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Christmas cactus (Schlumbergera) are fairly low maintenance plants and can thrive off of little attention. But this doesn’t mean that you should be negligent with your houseplant. If you have noticed your Christmas cactus turning purple and wilting, then there are a number of common causes that may be the problem. This blog aims to guide you through the most common reasons you might be asking yourself ‘why is my Christmas cactus turning purple?’ and will give you extra tips on Christmas cactus care.
Christmas cactus leaves turning purple
When your Thanksgiving, Easter, or Christmas cactus comes into bloom, you should see an array of vibrant pinks and reds! But if you notice the Christmas cactus leaves turning purple on the edges, then more often than not your plant is trying to tell you that something is wrong. If you’re sitting asking yourself ‘why do Christmas cactus leaves turn purple?’ and are coming to a dead-end, then don’t panic as we have all the most common reasons detailed below.
9/10 times, when you’re asking yourself ‘why is my Christmas cactus turning purple?’, it will be one of three reasons and these are:
- Crowded roots
We are now going to go into detail on how to resolve the issue but if unfortunately, your plant hasn’t managed to bloom this holiday season, we have a blog guiding you on how to force a Christmas cactus to bloom and will answer the impending question of ‘why is my Christmas cactus not blooming?’.
Why do Christmas cactus leaves turn purple?
Let’s get onto the first reason why your Christmas cactus is turning purple and has wilting leaves…
The first and foremost reason you’ll notice Christmas cactus leaves turning purple is for nutritional reasons. Cacti need fertilizing, no matter the type. Christmas cactus doesn’t need fertilizing whilst in bloom, but through months April – October you should be fertilizing every two to four weeks with a general-purpose indoor fertilizer. I always buy Schultz Cactus Plus 2-7-7 liquid Plant Food because it’s affordable, easy to use, and works well.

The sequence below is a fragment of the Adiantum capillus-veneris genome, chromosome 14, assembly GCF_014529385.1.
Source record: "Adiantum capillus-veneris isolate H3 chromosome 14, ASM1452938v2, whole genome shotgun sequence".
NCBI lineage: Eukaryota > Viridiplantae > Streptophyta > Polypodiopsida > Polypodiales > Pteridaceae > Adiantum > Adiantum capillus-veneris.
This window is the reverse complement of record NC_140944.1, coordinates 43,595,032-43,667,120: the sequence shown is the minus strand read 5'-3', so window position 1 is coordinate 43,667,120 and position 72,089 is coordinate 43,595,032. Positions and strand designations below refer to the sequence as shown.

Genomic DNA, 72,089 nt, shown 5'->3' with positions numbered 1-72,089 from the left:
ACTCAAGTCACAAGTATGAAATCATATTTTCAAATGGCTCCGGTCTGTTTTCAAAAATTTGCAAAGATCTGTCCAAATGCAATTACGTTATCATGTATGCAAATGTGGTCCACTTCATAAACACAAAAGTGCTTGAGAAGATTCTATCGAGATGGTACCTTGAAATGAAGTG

It’s also worth mentioning that Christmas cacti need more magnesium than most other indoor plants so you should also be mixing 1 teaspoon of Epsom salts with 1 gallon of water for additional feeding. This should be done once a month on top of your regular fertilizing but make sure it’s on a different week!
You should stop fertilizing at the beginning of October to encourage your Christmas cactus to bloom.
Many gardeners like to use their own homemade fertilizer instead of using a shop-bought product. A great alternative is putting coffee grounds on Christmas cactus. This is because coffee contains a considerable amount of magnesium and potassium.
However, if you are unsure of what type of soil you are currently using, then it is best to use a general-purpose cactus fertilizer to stop your Christmas cactus leaves turning purple. This is because coffee is only beneficial on Christmas cactus if you ARE NOT using acidic soil. Coffee grounds increase the acidity of your soil but if it is already between 5.8 – 7 pH, then you’re better off just popping to your local garden center or ordering a fertilizer online to increase the nutrition of your Christmas cactus.
If you are really set on making your own fertilizer to stop your Christmas cactus turning purple, then you should remember the basic formula of 20-20-20 or 20-10-20. Half-strength water-soluble formulas work well and will do the trick. We would always advise using a fertilizer that is high in Phosphorus.
Never fertilize when the cactus flowers as this will cause the buds to fall off. Following these nutritional guidelines will ensure that when the plant blooms for the holiday season, you won’t be asking yourself ‘why is my Christmas cactus turning purple?’. Instead, you will be left with a gorgeous plant with vibrant pinks and reds that look wonderful indoors and outdoors.
If you are certain that you have been fertilizing your Christmas cactus correctly and it has no nutritional problems, then your Christmas cactus turning purple and wilting could be because of crowded roots. If your houseplant is rootbound then it may not be absorbing all the nutrients you’re giving it.
It is important to remember that Christmas cactus actually enjoy having cozy roots so the turning of purple leaves will only be due to crowdedness if it has been in the same pot for three-four years. If you have repotted within the last three years then your Christmas cactus leaves turning purple is more than likely going to be because of nutrition or location.